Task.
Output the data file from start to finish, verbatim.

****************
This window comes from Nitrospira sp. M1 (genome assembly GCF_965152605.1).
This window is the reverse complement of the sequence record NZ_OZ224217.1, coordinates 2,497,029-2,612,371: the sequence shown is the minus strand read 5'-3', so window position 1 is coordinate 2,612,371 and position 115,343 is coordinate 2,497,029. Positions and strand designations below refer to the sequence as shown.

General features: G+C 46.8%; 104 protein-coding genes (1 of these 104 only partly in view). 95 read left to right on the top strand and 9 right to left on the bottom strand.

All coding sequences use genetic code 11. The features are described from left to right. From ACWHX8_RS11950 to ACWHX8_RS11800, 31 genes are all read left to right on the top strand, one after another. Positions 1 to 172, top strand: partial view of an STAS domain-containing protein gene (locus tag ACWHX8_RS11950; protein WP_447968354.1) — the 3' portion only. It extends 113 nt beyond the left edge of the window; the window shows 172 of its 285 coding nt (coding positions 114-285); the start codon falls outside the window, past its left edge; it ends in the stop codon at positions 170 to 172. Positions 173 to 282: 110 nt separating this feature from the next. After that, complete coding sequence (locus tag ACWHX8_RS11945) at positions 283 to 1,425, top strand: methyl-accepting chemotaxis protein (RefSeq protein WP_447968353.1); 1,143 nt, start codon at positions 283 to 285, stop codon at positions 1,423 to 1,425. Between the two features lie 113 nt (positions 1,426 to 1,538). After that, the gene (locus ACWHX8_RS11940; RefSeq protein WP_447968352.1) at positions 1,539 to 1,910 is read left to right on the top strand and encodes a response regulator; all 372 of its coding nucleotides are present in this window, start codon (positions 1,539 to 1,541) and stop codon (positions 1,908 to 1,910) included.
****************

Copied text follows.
This window comes from Nitrospira sp. M1 (genome assembly GCF_965152605.1).
This window is the reverse complement of the sequence record NZ_OZ224217.1, coordinates 2,497,029-2,612,371: the sequence shown is the minus strand read 5'-3', so window position 1 is coordinate 2,612,371 and position 115,343 is coordinate 2,497,029. Positions and strand designations below refer to the sequence as shown.

General features: G+C 46.8%; 104 protein-coding genes (1 of these 104 only partly in view). 95 read left to right on the top strand and 9 right to left on the bottom strand.

All coding sequences use genetic code 11. The features are described from left to right. From ACWHX8_RS11950 to ACWHX8_RS11800, 31 genes are all read left to right on the top strand, one after another. Positions 1 to 172, top strand: partial view of an STAS domain-containing protein gene (locus tag ACWHX8_RS11950; protein WP_447968354.1) — the 3' portion only. It extends 113 nt beyond the left edge of the window; the window shows 172 of its 285 coding nt (coding positions 114-285); the start codon falls outside the window, past its left edge; it ends in the stop codon at positions 170 to 172. Positions 173 to 282: 110 nt separating this feature from the next. After that, complete coding sequence (locus tag ACWHX8_RS11945) at positions 283 to 1,425, top strand: methyl-accepting chemotaxis protein (RefSeq protein WP_447968353.1); 1,143 nt, start codon at positions 283 to 285, stop codon at positions 1,423 to 1,425. Between the two features lie 113 nt (positions 1,426 to 1,538). After that, the gene (locus ACWHX8_RS11940; RefSeq protein WP_447968352.1) at positions 1,539 to 1,910 is read left to right on the top strand and encodes a response regulator; all 372 of its coding nucleotides are present in this window, start codon (positions 1,539 to 1,541) and stop codon (positions 1,908 to 1,910) included.